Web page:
Look & Think

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Current reality vs. desired reality

This is an inclusive way to frame a community challenge and explore how different stakeholders experience the same problem.

In Jordan, 30% of children fail math and around the third grade, they face the risk of repeating grades for the first time. Low-income families cannot afford tutoring or supplemental services to help children falling behind in class and if their guardians don’t have a high level of education to support them individually, children risk failing and eventually dropping out of school.

Abdullah, Asma’a, Nebras, and Mohammad wanted to explore the role of parents and teachers and test who would be the most effective user in solving this problem. This tool helped them map out the current day-to-day journey of low-income students and what a desired reality might look like for them. Initially, they focused on a solution that would build the capacity of teachers, but through this activity, they realized that teachers are already overworked. They shifted their intended user to parents with low-literacy and numeracy, developing a low-cost curriculum supplement that empowers them to teach their children key skills through modeling activities that can be done in their home.

  1. In the first row, identify the person[link to persona] you want to design a solution for, the context, and the main challenge they face.
  2. In the second row, outline the stages of a typical day the person listed in the yellow box faces.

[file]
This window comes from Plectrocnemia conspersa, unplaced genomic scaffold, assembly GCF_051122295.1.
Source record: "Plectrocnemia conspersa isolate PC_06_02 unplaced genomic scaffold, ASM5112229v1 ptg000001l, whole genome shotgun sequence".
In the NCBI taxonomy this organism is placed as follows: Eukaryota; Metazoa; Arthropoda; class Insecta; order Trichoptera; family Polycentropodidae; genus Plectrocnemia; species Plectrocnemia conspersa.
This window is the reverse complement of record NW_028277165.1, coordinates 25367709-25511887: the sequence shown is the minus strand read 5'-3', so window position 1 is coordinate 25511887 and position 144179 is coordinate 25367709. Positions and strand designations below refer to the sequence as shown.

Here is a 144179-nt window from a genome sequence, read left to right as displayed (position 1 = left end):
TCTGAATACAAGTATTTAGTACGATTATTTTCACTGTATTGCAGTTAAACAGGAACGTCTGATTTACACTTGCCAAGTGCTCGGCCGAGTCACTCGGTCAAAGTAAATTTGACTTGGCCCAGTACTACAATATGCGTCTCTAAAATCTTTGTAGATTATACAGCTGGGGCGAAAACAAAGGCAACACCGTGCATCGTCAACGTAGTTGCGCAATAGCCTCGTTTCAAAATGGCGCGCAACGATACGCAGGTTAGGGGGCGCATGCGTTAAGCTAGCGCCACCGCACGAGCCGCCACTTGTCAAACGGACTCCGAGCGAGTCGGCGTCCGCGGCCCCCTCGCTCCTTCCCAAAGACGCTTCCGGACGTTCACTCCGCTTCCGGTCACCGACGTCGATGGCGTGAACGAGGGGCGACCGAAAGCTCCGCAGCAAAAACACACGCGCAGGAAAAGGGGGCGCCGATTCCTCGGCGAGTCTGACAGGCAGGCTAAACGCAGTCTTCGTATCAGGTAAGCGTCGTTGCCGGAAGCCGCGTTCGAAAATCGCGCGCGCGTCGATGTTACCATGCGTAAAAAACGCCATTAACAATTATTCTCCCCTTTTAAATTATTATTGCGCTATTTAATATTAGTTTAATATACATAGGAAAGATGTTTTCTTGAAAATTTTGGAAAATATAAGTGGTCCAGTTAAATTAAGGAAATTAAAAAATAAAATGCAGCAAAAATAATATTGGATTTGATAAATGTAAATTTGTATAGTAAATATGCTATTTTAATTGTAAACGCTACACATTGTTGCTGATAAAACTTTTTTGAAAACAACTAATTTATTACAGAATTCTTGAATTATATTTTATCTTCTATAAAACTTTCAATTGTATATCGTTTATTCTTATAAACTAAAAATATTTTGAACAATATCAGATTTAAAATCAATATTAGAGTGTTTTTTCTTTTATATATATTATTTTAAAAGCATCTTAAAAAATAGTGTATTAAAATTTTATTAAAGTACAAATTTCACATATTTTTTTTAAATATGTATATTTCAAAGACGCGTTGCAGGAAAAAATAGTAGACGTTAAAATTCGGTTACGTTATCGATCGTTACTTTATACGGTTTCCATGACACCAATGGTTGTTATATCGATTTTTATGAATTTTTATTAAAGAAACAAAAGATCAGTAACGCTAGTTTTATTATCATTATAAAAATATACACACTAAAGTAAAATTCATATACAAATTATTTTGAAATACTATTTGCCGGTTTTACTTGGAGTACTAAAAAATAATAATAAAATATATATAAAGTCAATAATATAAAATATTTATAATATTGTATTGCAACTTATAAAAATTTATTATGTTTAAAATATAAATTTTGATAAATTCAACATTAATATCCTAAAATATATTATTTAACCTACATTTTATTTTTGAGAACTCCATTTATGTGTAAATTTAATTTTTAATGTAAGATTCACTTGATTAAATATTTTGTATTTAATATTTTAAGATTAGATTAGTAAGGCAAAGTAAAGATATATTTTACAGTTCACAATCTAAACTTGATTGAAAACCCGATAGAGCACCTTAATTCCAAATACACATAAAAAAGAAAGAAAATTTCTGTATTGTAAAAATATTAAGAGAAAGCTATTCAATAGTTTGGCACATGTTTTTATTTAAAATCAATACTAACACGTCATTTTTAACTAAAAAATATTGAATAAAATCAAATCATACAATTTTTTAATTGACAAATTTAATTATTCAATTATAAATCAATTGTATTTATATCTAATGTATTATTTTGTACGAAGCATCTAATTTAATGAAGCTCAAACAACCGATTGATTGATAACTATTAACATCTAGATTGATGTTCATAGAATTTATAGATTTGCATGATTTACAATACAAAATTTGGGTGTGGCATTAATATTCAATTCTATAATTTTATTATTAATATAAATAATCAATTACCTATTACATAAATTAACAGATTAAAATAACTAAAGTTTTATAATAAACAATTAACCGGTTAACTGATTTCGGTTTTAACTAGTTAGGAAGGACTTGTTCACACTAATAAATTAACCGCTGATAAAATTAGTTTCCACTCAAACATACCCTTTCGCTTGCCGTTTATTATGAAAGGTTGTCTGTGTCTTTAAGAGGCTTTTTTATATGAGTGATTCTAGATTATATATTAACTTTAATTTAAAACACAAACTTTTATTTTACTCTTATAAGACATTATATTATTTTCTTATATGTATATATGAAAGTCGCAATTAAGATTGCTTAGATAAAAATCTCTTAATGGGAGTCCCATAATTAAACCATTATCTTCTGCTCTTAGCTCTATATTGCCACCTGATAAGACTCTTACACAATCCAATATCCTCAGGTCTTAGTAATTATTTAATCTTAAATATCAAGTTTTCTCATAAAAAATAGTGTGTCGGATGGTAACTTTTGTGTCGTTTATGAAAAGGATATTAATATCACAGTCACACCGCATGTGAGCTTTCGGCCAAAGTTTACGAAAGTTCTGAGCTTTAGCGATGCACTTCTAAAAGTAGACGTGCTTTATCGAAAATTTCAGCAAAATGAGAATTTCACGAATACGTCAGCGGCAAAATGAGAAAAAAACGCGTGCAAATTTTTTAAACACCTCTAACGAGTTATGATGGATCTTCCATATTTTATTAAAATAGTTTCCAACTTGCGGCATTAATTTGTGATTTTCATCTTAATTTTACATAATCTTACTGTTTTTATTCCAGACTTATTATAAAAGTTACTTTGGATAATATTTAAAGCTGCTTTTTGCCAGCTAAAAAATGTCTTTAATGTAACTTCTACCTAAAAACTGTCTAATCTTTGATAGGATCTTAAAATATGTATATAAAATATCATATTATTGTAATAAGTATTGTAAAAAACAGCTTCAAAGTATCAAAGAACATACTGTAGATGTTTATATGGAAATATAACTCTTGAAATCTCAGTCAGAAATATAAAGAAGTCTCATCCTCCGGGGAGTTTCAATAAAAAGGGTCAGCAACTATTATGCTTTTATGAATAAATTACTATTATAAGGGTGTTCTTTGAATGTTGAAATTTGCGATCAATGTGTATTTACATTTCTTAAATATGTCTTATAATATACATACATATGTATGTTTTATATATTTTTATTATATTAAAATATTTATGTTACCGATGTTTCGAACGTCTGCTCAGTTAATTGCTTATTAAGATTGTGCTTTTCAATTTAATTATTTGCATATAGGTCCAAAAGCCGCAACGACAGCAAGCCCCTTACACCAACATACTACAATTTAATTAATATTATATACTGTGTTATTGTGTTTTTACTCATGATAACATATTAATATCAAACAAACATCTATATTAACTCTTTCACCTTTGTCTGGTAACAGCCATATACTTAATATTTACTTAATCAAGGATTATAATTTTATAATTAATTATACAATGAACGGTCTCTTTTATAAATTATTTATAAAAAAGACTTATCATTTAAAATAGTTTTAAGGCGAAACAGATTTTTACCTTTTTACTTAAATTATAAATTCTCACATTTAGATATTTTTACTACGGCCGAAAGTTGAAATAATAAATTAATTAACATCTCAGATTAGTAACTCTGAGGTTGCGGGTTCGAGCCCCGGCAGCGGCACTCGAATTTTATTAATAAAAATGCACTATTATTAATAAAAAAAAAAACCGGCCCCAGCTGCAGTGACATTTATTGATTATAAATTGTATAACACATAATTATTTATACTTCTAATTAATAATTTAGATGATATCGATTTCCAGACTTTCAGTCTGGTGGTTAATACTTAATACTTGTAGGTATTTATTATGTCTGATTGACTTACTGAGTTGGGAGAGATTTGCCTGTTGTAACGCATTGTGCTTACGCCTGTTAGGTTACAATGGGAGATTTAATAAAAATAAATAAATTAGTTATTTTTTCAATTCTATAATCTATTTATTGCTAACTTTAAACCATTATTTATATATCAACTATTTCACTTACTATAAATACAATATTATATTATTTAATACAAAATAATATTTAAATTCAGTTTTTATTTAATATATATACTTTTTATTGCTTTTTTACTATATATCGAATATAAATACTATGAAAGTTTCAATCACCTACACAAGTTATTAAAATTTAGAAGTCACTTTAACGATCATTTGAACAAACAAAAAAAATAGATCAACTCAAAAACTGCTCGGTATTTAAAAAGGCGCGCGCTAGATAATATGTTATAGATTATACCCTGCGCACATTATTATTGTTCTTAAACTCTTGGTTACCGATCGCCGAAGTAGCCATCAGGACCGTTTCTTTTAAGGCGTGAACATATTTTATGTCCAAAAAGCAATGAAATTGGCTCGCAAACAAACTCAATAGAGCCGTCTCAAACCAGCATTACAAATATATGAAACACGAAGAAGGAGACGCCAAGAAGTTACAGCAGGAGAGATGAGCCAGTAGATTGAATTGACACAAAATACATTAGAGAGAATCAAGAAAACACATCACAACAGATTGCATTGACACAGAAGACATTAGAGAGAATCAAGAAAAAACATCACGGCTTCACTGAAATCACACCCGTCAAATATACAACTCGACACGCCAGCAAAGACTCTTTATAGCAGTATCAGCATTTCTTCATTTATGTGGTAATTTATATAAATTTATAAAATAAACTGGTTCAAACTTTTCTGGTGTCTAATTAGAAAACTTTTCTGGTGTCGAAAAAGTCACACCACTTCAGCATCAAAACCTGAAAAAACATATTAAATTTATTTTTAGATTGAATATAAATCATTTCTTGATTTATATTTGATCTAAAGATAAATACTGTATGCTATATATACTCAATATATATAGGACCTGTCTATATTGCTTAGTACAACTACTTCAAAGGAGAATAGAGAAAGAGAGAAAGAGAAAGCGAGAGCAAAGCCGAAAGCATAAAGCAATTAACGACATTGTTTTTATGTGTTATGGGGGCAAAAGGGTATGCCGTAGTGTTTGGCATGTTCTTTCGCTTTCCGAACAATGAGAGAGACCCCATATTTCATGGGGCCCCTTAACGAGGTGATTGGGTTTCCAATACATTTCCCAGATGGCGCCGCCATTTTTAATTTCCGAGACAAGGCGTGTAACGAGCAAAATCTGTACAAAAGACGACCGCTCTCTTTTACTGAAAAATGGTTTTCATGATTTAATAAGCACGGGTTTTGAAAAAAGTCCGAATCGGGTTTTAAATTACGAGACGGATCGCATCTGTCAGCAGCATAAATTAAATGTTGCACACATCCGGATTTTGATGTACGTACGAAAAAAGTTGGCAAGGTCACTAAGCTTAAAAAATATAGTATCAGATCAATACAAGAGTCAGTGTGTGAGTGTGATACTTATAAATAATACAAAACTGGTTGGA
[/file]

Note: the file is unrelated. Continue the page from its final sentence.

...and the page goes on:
3. Follow the arrows from each step vertically and describe their current reality in the third row and desired reality in the fourth row.
  4. Repeat the process with different stakeholders and contexts. Once you complete this activity, you should end with a defined challenge statement[link to HMW tool on site].

If you need help generating content to plug into the empty boxes, try using design research plan and the design research debrief.

Understanding their current and desired reality, we used to keep asking ourselves questions at every step. Everytime we did this, more questions and solutions emerged that we were not expecting, yet they led us to unique opportunity spaces. For example, we started hearing parents state their desire to spend time with their child after school, to do something together and learn at the same time. At the time, we were focusing on teachers as our intended user, yet hearing that desire from parents made us realize that parents, unlike teachers, had the time and willingness to facilitate our solution.


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